'Not Fade Away' plays best as music history
05:00 AM, Jan 03, 2013
The highlight of Not Fade Away, a meandering and bittersweet coming-of-age story, is its killer ’60s pop-rock soundtrack.
Well-observed but occasionally disjointed, it’s a film (** 1/2 out of four; rated R; opening Friday nationwide) that’s more about thematic tone, sound and images than plot.
E Street Band guitarist Steve Van Zandt (who also played Silvio in The Sopranos) curates the music in this big-screen directorial debut of Sopranos creator David Chase. Like that seminal HBO series, Not Fade Away is set in New Jersey and co-stars James Gandolfini. But the suburban world it chronicles is worlds away from Tony Soprano’s Bada Bing! and other Mob hangouts.
This story is set in the mid-1960s and focuses on Douglas (John Magaro), who is in a band and yearns to be a famous rocker. His dad (Gandolfini) is inflexible and authoritarian he hates his son’s anti-war stance, Dylan-esque hair and Mod wardrobe. His favorite insult: “You look like you just got off the boat.”
The film has enough minor plot threads for a miniseries, and that’s where Chase trips up, even though he created one of the best dramatic series of all time. Character is revealed over time and can change in believable ways in episodic television. But here, Chase crams a lot into a two-hour film, and while some of it works, not all of it does.
Not Fade Away is on stronger footing when it focuses on the main story of Douglas’ artistic evolution from musician to filmmaker. When it digresses into the tales of his friends or their relatives, it falters.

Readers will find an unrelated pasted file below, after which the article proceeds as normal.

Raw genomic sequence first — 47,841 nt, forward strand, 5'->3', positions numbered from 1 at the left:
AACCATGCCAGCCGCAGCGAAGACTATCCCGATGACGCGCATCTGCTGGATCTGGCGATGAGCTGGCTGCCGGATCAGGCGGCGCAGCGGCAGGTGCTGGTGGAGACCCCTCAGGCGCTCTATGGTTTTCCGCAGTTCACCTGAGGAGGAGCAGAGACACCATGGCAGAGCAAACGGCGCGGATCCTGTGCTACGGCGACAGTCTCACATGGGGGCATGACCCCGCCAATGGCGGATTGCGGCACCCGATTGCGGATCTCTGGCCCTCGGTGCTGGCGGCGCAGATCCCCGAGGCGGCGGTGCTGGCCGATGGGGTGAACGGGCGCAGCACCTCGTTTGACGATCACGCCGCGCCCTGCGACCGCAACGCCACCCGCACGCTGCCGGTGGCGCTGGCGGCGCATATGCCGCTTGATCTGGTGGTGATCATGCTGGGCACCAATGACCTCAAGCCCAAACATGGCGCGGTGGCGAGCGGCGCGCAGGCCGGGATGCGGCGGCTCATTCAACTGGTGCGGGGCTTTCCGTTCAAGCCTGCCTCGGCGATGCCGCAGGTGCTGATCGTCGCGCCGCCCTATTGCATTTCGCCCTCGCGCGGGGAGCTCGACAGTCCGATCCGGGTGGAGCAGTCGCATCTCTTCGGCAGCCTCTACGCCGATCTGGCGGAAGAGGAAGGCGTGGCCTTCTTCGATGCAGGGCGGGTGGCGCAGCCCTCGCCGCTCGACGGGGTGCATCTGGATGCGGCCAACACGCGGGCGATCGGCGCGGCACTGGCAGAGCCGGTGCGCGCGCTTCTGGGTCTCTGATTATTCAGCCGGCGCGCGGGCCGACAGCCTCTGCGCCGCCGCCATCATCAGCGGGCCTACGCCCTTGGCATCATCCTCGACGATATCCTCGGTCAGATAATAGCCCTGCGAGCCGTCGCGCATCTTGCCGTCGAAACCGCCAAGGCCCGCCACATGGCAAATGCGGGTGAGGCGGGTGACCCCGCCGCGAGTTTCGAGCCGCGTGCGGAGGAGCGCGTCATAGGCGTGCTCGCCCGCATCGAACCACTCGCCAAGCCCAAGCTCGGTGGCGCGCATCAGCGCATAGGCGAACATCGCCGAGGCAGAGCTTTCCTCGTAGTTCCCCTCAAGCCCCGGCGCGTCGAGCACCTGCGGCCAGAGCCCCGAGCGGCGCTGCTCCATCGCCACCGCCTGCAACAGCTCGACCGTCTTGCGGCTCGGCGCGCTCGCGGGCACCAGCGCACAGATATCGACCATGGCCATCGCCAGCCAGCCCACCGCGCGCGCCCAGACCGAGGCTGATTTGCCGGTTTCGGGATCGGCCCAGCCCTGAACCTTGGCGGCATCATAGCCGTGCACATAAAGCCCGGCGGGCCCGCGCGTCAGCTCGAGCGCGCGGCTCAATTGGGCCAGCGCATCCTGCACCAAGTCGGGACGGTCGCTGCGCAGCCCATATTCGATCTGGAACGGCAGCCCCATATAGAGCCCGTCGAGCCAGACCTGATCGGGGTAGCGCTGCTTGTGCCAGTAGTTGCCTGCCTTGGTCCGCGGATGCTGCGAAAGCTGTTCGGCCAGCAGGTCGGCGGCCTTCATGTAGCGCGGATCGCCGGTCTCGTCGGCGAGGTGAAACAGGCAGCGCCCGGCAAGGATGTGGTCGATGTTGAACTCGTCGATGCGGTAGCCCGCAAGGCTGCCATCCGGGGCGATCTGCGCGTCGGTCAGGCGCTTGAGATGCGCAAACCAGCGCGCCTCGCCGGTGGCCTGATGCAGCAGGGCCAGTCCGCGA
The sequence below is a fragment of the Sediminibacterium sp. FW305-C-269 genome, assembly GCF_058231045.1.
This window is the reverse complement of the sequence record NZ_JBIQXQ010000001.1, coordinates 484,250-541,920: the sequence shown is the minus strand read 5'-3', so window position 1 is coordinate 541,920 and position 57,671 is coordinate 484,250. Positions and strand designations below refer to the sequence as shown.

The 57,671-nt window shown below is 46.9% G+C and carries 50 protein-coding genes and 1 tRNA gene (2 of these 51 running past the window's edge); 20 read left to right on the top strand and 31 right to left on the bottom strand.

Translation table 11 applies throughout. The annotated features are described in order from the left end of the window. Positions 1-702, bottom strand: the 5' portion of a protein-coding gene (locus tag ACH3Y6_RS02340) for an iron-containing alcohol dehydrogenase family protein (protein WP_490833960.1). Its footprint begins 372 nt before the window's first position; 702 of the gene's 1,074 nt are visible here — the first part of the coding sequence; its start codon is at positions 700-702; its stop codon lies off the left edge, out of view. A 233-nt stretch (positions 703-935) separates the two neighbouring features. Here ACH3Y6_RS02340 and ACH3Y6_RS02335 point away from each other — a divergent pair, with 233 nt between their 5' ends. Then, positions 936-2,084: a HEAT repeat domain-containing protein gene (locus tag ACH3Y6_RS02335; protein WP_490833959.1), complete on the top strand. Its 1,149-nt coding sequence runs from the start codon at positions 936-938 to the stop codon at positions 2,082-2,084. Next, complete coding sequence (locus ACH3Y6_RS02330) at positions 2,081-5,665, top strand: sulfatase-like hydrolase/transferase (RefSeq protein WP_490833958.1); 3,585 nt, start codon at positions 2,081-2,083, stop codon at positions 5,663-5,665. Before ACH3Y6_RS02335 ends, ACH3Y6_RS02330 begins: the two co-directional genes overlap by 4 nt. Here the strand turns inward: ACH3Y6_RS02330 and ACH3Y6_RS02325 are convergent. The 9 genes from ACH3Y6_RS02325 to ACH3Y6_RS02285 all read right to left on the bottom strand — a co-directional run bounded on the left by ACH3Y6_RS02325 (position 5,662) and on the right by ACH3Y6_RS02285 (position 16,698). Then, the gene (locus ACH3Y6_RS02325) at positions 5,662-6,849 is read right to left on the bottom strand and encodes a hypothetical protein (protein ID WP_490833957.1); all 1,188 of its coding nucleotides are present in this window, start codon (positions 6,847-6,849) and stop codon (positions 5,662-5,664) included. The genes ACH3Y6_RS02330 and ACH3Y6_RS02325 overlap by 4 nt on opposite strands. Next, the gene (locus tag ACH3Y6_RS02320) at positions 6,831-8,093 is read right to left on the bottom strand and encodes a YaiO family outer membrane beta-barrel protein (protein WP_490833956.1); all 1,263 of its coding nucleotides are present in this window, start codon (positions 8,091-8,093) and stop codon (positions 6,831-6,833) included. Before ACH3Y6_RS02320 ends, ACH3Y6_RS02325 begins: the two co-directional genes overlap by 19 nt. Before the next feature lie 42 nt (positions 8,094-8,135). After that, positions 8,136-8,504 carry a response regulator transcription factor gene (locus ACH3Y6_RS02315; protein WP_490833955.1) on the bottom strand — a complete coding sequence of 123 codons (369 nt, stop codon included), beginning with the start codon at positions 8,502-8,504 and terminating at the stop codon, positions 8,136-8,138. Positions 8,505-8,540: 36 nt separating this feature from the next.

This is particularly true in a plot thread involving the druggy sister (Dominique McElligott) of Douglas’ girlfriend who is institutionalized by her parents. There are several story lines like this that feel shoehorned into the larger tale. The romance between Douglas and Grace (Bella Heathcote) seems perfunctory. And while Douglas’ spunky younger sister Evelyn (Meg Guzulescu) is a more intriguing female character, she’s given little to do.
Like Douglas, Chase grew up in New Jersey suburbia and played rock covers as a teen. If the movie is read as autobiography, it was music that inspired Chase’s film aspirations. Douglas says “I like the idea of putting music together with film,” and Chase’s fascination with the same was brilliantly evident in The Sopranos and here.
The soundtrack is an eclectic sampling of some of the best ’60s tunes, from lesser-known bands like The Left Banke to famous rockers like the Kinks and Rolling Stones, that effectively evokes the era. The times were indeed a-changing, and that message is poignantly communicated in a wordless montage where Douglas’ dad watches South Pacific as Douglas and Grace arrive at a California beach.
As the saga of a teenager who wants to be a rock star, then gradually realizes he won’t achieve that dream, Not Fade Away sometimes feels a trifle worn. But as an affectionate tribute to rock ‘n’ roll and a moody look at the ’60s, it makes a more powerful impression.
‘Not Fade Away’ Clip: Home From College